Thursday December 13, 2018

Deaths Due to Cancer Increases To More Than 18 Mn Every Year: WHO

Krug said the survival rates of people stricken with cancer could be increased by strengthening health services, improving early diagnosis.

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Cancers
Women receive cancer treatment at The National Oncology Center in Sanaa, Yemen. VOA
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New data show a significant increase in the incidence of global cancer. The International Agency for Research on Cancers, part of the World Health Organization, estimates a rise in new cases of cancer to more than 18 million, including 9.6 million deaths this year.

The report that covers 36 types of cancer in185 countries, finds one in five men and one in six women worldwide develop cancer during their lifetime and more men than women die of the disease. It says nearly half of the new cases and more than half of cancer deaths this year occurred in Asia, in part because nearly 60 percent of the global population lives there.

The data show lung and breast cancers, followed by colorectal, prostate, and stomach cancers, are responsible for the highest numbers of new cases globally. It cites lung cancer as the leading cause of death, accounting for 1.8 million deaths in 2018.

 

Cancers
Diakite, 46, looks out the window after her annual check up with Dr. Abdoul Aziz Kasse at the Clinique des Mamelles in Dakar, Senegal on July 13, 2017. Diakite has successfully recovered from cervical cancer thanks to Dr. Kasse and yearly checks. VOA

 

International Agency for Research on Cancer head of Surveillance Freddie Bray says by 2040, the number of new cancer cases is projected to rise to 29.3 million and the number of deaths to 16.3 million.

 

“The biggest increases in the cancer burden, a doubling of the cancer burden to 2040, is going to occur in countries at the lowest levels of socio-economic development,” Bray said. “Some in Sub-Saharan Africa, some in South America, some in southern Asia. But there the countries faced with this increasing cancer burden are presently ill-equipped to deal with this pending increase.”

Etienne Krug is director of the World Health Organization’s Department of Non-Communicable Diseases. He says many of the main cancer risks killing people can be prevented by cutting down on tobacco and alcohol consumption, exercising more and eating better.

Cancers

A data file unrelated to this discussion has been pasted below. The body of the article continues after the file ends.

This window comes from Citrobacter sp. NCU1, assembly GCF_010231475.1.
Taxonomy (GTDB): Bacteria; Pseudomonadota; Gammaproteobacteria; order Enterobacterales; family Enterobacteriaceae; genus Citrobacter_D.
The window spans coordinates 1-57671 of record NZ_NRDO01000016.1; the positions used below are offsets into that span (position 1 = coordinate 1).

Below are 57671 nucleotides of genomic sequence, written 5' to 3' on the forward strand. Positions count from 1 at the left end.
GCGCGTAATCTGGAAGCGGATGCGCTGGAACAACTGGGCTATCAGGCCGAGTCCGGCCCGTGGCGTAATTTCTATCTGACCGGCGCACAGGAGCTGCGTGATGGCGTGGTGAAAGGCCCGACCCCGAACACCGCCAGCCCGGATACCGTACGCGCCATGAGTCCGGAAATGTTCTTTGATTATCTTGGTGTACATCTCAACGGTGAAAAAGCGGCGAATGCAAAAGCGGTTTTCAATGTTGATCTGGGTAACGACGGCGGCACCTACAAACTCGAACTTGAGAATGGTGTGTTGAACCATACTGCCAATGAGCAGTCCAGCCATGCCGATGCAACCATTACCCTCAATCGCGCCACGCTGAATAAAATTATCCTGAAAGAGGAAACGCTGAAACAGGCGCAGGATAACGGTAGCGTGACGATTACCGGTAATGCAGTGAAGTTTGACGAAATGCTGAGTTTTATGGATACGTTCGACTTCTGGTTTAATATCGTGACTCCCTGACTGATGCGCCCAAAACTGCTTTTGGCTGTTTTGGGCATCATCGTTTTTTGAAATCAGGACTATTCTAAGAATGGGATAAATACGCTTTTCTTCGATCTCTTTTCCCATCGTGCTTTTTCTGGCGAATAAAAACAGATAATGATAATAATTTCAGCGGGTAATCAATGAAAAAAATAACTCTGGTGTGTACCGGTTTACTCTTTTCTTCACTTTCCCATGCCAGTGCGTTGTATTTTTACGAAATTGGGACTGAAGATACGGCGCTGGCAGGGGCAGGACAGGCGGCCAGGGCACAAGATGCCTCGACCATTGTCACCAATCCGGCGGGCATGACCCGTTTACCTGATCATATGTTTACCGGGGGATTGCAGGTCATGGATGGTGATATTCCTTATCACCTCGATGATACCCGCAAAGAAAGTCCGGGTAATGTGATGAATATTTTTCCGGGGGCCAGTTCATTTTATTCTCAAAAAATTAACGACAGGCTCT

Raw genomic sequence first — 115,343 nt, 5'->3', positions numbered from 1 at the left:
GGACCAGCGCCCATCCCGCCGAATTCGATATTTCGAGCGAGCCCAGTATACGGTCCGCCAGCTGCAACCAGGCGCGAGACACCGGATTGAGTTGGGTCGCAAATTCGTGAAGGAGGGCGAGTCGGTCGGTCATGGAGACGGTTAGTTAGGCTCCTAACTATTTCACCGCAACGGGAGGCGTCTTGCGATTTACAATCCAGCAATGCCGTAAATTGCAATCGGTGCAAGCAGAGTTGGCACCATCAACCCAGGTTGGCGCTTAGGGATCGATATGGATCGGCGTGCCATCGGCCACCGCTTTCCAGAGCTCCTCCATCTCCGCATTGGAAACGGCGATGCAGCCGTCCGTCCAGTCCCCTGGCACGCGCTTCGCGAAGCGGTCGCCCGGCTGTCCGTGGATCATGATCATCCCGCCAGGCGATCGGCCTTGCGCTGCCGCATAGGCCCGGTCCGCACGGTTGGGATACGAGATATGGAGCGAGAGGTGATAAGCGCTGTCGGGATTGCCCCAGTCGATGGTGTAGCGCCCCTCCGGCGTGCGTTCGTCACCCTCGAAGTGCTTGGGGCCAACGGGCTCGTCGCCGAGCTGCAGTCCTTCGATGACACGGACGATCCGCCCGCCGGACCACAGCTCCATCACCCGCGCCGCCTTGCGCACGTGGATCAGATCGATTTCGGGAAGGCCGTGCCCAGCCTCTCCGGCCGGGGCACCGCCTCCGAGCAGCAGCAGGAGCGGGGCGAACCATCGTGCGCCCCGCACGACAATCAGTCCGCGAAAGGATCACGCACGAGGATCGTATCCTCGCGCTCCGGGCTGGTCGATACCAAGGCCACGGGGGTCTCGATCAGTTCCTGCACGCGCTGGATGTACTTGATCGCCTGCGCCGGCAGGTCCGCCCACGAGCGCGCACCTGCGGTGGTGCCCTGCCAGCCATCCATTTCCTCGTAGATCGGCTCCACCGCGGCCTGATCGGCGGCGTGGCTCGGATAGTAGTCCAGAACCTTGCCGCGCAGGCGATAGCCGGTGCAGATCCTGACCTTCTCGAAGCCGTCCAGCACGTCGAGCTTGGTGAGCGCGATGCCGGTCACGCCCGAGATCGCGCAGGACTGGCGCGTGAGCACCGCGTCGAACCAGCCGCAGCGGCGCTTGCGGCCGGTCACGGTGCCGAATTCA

British Prime Minister Theresa May, right, is shown the advanced radiotherapy system during a visit to announce new funding and research into prostate cancer, at Addenbrooke’s Hospital in Cambridge. VOA

“And we also could do a lot by increasing immunization against some cancers like cervical cancer and liver cancers, for example,” Krug said. “But for those who have cancer, cancer should not be a death sentence anymore.”

Also Read: Exercising Too Little Puts Your Health At Risk: WHO

Krug said the survival rates of people stricken with cancer could be increased by strengthening health services, improving early diagnosis, and providing access to proper treatment. He added palliative care should be given to terminally ill patients to ease their suffering. (VOA)

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Road Traffic Accidents Cause 1.35 Mn Deaths Each Year: WHO

WHO noted that 48 middle- and high-income countries that have implemented strong road traffic laws and other safety measures have made progress in reducing road deaths.

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Traffic Crashes, Road Traffic
Two bikes were involved in an accident with a bus that crashed and turned on its roof near the town of Franschhoek, South Africa, March 7, 2015. VOA

The World Health Organization (WHO) is calling for urgent action to put a brake on road traffic crashes that kill 1.35 million people every year, mostly in poor developing countries.

In Geneva, the U.N. agency launched its global status report on road safety 2018.

The report found road traffic injuries to be the leading killer of children and young people aged five to 29 years, with a death occurring every 24 seconds. The report said more than half of those killed are pedestrians, cyclists, and motorcycle riders and passengers.

Etienne Krug, head of the U.N. Agency’s Department on Disability, Violence and Injury Prevention, called these deaths a huge inequality issue.

Traffic Signals, Road Traffic
Traffic and congestion on roads is frequent in all cities of India. Wikimedia

“Low-income countries have one percent of the vehicles in the world and 13 percent of all the deaths; while high-income countries have 40 percent of all the vehicles,” Krug said. “So, that is 40 times more, but only seven percent of the deaths.That is half of the deaths with 40 times more vehicles.”

The report said death rates are highest in Africa and lowest in Europe. Some of the key risk factors include speeding, drinking and driving, and failure to use seat belts, motorcycle helmets and child restraints.

Krug said putting the right measures in place will save lives. These include the right legislation and enforcement, creating special lanes for cyclists and improving the quality of vehicles.

Road accidents in India
Road accidents in India. Pixabay

“It is not acceptable that vehicles are being sold in developing countries that look the same as the vehicles that we see here in Switzerland or the U.S. or anywhere else, but that are not,” Krug told VOA. “Because to make them cheaper, they have been stripped of all of their safety features, such as air bags or electronic stability control, etc.”

WHO noted that 48 middle- and high-income countries that have implemented strong road traffic laws and other safety measures have made progress in reducing road deaths.

Also Read: HIV Epidemic Spreading Rapidly in Pakistan: WHO

However, it said no such progress has been made in low-income countries where safety measures are lacking. (VOA)